Let’s be clear about something that, for some reason, has become lost in the fog of war: a second referendum on Scottish independence should not be about whether the nation rejoins the EU. As things stand, though, that is exactly what it risks being about, to everyone’s diminishment.
Brexit may be the trigger for another referendum, but the question it poses is not actually “should Scotland be in the EU”. It is a linked, but deeper and older one: who governs Scotland? That is arguably too important a debate to be muddied with consequent complexities. First things first.
The secret genius of the United Kingdom is that it has always worked in practice rather than in theory. In theory it’s a mess – three small nations lashed to the hide of the English elephant, at the mercy of whether that behemoth wishes to turn left or right or lie on its back for a good scratch. In practice, the arrangement has worked because the elephant has regularly allowed its passengers to hold the reins and has largely stayed upright.
But Brexit is the straw that could break the elephant’s back. A 62 per cent Scottish vote to Remain – which in modern British electoral terms is a whopping margin – matters not a jot, because Jumbo wants something different and on this occasion Jumbo is going to have what it wants. So Scotland is leaving the EU.
Jumbo is also telling Scots they can’t have another independence referendum – not now, possibly not for a long time – and is, therefore, stomping down the path towards yet another constitutional crisis. How does this end?
On the political talk shows yesterday, Nicola Sturgeon repeated the SNP’s position that an independent Scotland should apply to become a full member of the EU. Fair enough – that’s up to her and her colleagues. But to win a majority for independence Ms Sturgeon must first persuade enough Scots, of all political views and none, that walking away from the UK is the right course to take.
In that light, here are some significant points:
1) Ms Sturgeon cannot – and does not, obviously – assume that all 62 per cent of Remainers now support independence.
2) Among the 62 per cent, there will be some who did not previously support independence but who now do so.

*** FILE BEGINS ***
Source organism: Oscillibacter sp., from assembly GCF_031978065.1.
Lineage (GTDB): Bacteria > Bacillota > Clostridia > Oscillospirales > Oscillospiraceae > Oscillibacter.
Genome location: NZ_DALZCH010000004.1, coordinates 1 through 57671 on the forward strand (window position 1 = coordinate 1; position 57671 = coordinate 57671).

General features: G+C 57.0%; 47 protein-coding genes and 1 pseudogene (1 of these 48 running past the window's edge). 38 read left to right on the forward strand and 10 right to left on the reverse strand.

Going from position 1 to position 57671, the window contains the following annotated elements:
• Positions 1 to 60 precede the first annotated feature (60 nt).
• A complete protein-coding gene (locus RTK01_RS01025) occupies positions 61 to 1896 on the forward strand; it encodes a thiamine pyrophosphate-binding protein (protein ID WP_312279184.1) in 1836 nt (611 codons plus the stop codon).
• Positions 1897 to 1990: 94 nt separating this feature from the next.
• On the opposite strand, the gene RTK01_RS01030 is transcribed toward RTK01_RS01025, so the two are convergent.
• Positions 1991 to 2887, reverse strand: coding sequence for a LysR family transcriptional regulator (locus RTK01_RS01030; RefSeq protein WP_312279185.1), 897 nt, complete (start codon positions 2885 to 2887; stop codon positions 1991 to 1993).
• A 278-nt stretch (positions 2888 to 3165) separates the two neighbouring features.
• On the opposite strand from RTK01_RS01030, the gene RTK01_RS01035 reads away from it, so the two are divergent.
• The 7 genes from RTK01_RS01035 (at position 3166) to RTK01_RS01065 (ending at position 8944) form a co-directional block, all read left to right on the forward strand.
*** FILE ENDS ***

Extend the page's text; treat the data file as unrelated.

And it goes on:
3) Among those, there will be some who do not support the idea of an independent Scotland rejoining the EU.
4) A third of SNP voters backed Brexit, including some of Ms Sturgeon’s Holyrood ministers.
I am debating all this internally. I voted No in 2014, and Remain in 2016. I may or may not vote for independence next time around – Brexit certainly makes it more likely I’ll flip. But I’m not at all sure I’d favour a separate Scotland then becoming a fully fledged member of the EU.
It’s one thing to have been part of that union as a muscular global power with one of the world’s largest economies, ensuring one had influence, bargaining power and the ability to opt-out when it suited. Going in again as a wee guy without much to offer beyond a watery-eyed faithfulness – especially with the future of the EU in such a parlous and unknowable state – isn’t quite so appealing.
So by committing herself to EU membership, and by tying that into a Yes/No vote on independence, Ms Sturgeon is arguably adding an unnecessary complication to the debate. Yes, our relationship with Europe is relevant, but should we ask ourselves so many questions at once?
Surely the first question is simply: do we want to leave the UK? Are the Union and its benefits versus its compromises and limitations still appropriate for a 21st century, democratically awakened Scotland?
The most impressive part of Ms Sturgeon’s speech at Bute House a week ago, as she announced her desire for a new vote, was when she said that at a moment as definitive as Brexit it was not for her to decide Scotland’s future – it was for the Scottish people to do so.
Here is a modest proposal. She could use the same argument again when it comes to determining an independent Scotland’s relationship with the EU. First, Scotland must decide whether it wants to remain a part of the UK. If it decides to leave, there should then be a second referendum reasonably quickly on whether or not to pursue EU membership.
Some will argue that we will have quite enough of referendums by then – but, then, most people have had quite enough of them already. And if independence comes about it is likely to be accompanied by a newly energised electorate who would like a say in the big questions that then arise.
So, in the UK or out? In the EU or out? Perhaps they’re different questions.